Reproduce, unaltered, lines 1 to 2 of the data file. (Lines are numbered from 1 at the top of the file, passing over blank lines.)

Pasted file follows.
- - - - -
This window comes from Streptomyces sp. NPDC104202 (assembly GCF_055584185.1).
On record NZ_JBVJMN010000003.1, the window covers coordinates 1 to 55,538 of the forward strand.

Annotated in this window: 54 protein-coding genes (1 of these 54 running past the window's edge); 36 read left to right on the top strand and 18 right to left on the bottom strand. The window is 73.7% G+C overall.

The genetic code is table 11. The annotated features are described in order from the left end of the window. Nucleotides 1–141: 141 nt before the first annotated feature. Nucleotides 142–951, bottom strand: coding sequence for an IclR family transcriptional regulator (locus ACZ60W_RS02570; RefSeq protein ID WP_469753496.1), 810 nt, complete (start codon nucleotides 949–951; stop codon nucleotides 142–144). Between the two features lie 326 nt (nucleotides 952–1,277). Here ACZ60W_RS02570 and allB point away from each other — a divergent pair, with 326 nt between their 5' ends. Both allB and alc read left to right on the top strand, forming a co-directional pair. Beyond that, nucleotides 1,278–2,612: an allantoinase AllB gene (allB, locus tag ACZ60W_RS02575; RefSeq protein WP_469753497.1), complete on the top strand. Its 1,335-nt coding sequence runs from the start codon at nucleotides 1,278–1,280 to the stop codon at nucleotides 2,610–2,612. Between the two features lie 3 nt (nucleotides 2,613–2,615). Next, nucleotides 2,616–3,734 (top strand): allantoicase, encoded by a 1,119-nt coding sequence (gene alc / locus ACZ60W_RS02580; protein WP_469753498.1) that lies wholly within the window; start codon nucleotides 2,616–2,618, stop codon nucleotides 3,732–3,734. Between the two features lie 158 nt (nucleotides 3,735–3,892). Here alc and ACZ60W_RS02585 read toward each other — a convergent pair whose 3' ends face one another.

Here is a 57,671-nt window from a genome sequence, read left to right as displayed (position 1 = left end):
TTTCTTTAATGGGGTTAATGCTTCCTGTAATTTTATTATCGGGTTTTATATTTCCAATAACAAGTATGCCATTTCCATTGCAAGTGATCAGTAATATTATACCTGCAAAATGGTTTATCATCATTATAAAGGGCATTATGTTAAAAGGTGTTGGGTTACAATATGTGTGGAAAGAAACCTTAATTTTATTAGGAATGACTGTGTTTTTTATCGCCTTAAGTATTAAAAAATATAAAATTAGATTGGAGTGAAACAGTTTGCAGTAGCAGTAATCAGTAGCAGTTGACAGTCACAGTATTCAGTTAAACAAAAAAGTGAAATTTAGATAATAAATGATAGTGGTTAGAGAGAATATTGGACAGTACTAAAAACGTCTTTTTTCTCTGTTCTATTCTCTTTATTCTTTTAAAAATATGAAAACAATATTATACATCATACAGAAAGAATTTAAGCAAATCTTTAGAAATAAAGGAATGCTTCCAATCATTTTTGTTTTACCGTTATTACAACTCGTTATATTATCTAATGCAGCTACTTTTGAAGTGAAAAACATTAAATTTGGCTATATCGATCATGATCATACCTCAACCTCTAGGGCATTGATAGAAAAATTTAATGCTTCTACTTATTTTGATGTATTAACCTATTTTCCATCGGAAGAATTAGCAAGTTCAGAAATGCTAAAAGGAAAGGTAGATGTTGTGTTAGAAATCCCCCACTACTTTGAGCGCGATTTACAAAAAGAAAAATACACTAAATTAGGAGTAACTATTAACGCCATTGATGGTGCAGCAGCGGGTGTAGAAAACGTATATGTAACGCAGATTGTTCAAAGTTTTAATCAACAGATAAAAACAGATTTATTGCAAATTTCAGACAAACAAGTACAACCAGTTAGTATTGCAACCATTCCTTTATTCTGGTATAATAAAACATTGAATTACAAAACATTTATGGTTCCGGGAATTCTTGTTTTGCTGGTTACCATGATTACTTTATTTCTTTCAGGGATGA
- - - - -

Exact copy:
This window comes from Streptomyces sp. NPDC104202 (assembly GCF_055584185.1).
On record NZ_JBVJMN010000003.1, the window covers coordinates 1 to 55,538 of the forward strand.